For anybody who’s been in the entertainment industry for at least 6-12 months, such approach might already seem suspicious, smelling fresh of scam artists. And these people couldn’t be more right: no matter how many stories you hear, this never happens, not even if you look like Brad Pitt or Angelina Jolie. Acting is not modeling, nobody can tell you that you can be a star.
“Come see me, I have connections.”
The phrase that is very often used by talent agents’ assistants or casting office assistants, inviting to their own workshops and seminars. Yes, that’s true, they have their own business going on the side. Why? It’s hard to tell, but probably for the money. Do they have anything to offer? No way in hell.
People doing assistant jobs in any of the agencies have no power and no connections. They can attach agency’s name to their resume, legally. But it ends there. They don’t have any connections, they don’t know people, and even if they do — nobody is going to see you, an actor, based on casting assistant’s recommendation. Fugetaboutit!
“Sign this, and I’ll manage you into a TV show!”
That’s something that is always flowing around in those personal managers’ heads who are trying to catch as much fish as they can in the pool of desperate, unrepresented actors. These scam artists pray on actors who believe that “manager” is a key role in the business, but the truth is (yes, you guessed it) — it isn’t! Not a bad manager, at least.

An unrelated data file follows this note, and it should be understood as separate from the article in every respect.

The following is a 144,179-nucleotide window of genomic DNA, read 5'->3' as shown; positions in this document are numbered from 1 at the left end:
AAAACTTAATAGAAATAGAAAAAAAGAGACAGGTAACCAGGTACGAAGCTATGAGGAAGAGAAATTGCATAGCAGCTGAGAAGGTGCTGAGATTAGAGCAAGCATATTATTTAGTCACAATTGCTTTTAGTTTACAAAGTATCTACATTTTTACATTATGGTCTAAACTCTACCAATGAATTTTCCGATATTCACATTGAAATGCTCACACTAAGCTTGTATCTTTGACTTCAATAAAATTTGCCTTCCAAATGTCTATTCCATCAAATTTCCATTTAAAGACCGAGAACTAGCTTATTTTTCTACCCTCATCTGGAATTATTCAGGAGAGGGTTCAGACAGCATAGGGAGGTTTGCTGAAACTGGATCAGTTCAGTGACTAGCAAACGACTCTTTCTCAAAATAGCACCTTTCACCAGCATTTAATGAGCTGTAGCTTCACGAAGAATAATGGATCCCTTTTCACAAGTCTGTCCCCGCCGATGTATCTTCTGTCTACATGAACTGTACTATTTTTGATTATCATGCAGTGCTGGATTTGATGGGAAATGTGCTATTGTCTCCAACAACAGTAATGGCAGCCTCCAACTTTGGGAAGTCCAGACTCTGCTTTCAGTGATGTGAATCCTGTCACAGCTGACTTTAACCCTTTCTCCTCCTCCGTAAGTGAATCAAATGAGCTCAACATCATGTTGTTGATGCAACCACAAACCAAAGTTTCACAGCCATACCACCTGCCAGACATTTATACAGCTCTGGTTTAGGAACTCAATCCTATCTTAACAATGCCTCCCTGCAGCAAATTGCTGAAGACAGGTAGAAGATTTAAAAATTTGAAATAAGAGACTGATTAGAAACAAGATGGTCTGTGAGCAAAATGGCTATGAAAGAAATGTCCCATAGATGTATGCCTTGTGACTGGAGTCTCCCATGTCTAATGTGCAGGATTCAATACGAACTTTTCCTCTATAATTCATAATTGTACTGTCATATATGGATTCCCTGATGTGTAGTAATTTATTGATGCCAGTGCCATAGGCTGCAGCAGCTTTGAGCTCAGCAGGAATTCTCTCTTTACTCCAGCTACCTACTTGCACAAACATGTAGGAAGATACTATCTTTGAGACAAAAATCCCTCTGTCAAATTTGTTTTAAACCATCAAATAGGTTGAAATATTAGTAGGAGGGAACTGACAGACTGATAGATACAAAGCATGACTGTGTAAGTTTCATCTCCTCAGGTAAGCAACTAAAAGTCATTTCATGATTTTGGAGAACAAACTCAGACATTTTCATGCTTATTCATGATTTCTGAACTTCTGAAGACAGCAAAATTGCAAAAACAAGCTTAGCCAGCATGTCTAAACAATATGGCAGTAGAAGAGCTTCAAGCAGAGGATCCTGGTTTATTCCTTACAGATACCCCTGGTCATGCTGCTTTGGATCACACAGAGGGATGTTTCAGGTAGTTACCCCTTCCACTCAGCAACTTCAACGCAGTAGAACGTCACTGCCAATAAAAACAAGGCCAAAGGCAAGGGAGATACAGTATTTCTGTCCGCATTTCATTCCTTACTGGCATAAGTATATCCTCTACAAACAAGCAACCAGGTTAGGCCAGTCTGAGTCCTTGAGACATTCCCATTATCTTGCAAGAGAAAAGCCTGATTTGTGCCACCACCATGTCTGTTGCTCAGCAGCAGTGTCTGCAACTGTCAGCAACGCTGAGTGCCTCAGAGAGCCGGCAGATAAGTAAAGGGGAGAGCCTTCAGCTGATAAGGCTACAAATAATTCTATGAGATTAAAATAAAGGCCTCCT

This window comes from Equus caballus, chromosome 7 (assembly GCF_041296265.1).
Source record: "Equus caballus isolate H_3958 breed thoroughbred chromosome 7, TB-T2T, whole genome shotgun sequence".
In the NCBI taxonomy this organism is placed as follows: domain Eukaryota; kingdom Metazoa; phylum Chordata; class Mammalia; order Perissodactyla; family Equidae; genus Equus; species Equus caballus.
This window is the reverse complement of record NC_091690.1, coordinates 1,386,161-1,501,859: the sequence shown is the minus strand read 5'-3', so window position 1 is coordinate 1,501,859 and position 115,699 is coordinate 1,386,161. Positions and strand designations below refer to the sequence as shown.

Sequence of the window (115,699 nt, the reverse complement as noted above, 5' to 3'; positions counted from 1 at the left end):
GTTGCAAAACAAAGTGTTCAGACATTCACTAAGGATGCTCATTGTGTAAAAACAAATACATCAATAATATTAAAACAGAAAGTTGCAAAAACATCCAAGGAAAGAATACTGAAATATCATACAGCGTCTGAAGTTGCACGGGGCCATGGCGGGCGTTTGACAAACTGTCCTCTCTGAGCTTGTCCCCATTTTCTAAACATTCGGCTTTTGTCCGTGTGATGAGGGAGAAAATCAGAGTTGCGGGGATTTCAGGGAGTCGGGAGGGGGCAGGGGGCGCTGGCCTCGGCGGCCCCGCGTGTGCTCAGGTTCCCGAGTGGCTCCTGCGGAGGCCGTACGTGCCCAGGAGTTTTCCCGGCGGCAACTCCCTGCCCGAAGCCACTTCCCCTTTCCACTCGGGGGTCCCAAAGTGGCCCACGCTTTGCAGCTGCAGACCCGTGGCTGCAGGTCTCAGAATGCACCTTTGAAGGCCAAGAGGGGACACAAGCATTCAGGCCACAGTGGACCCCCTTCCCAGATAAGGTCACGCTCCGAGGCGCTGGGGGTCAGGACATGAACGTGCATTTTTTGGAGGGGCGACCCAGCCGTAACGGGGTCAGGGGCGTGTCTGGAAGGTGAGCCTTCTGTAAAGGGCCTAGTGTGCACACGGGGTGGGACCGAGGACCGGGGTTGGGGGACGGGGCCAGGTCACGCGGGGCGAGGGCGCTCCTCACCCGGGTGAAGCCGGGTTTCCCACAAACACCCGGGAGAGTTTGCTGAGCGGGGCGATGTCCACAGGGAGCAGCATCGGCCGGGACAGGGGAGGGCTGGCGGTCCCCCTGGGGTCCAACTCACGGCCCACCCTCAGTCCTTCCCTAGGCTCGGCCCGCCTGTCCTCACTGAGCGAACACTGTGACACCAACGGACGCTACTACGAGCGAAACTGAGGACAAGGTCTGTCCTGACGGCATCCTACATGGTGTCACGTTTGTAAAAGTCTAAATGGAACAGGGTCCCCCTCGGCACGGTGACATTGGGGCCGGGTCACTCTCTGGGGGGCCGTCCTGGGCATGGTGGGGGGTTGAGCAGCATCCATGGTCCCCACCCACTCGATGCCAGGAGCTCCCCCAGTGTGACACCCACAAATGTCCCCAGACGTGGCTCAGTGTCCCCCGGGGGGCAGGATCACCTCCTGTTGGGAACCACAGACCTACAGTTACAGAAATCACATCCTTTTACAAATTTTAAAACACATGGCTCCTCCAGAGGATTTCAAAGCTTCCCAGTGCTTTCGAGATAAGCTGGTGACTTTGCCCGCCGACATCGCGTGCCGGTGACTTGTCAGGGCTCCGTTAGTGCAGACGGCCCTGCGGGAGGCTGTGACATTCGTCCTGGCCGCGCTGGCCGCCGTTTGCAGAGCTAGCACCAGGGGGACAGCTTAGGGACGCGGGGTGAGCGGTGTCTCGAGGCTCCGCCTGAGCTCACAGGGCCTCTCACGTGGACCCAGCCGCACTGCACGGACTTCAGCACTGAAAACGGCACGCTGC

Only well known, good personal managers, who’ve been around for ages are worth the attention because they know people and have connections. Those without any credits, no phone numbers in their cell phone and demanding for you to sign a long term contract on the first day you have met — they are scam artists. Run away, please.
“Become a star this week!”
You’ve read these kinds of things on the Internet. They are all over the place. Either it’s “lose 15 pounds in a week!” or “get an acting agent today!” — none of them ring true; they all smell of something that scam artists have put together.
There are no shortcuts to success (at least not for 99.9% of us without the last name being Spielberg), but there are shortcuts to failure. There are also a lot more ways to fail than there are to succeed. Knowing these ways in order to stay away from them will be one of the things crossed off your “Need to Learn” checklist.
“I will teach you all the subtleties of the great acting.”
Nobody’s trying to be overly cynical around here, but — no, they won’t. Acting teachers who believe to be the “the most knowledgeable teacher” under the blue sky don’t know a first thing about great acting skills. What they definitely do know about is the profession as scam artists, because they usually have a pool of actors training in their classes, and it’s sad.
It’s sad, because the more actors fall into the trap of acting teachers pretending to know what they are doing, the more new actors will trust their colleagues’ choices and go the same road. Be skeptical about these teachers who over-advertise themselves. The names of best acting coaches in major cities spread through word of mouth, not internet ads.
Un-very-fortunately, there are a lot more types of scam artists out there, milking every single, unrepresented and desperate actor looking for a shortcut to success. Sometimes even the best of us fall into these traps, no matter how much we try to avoid them. The best thing everybody can do is make others aware of these acting scams so that they wouldn’t spread; at least not as fast as they do now.
The entertainment industry is just too huge, filled with a lot of piranhas waiting for gullible actors to fall into the river of promises. If you educate yourself, read the advice and warnings about what’s out there, you might just about cross this river, walking slowly on the very narrow log thrown across it to help you out, without falling in.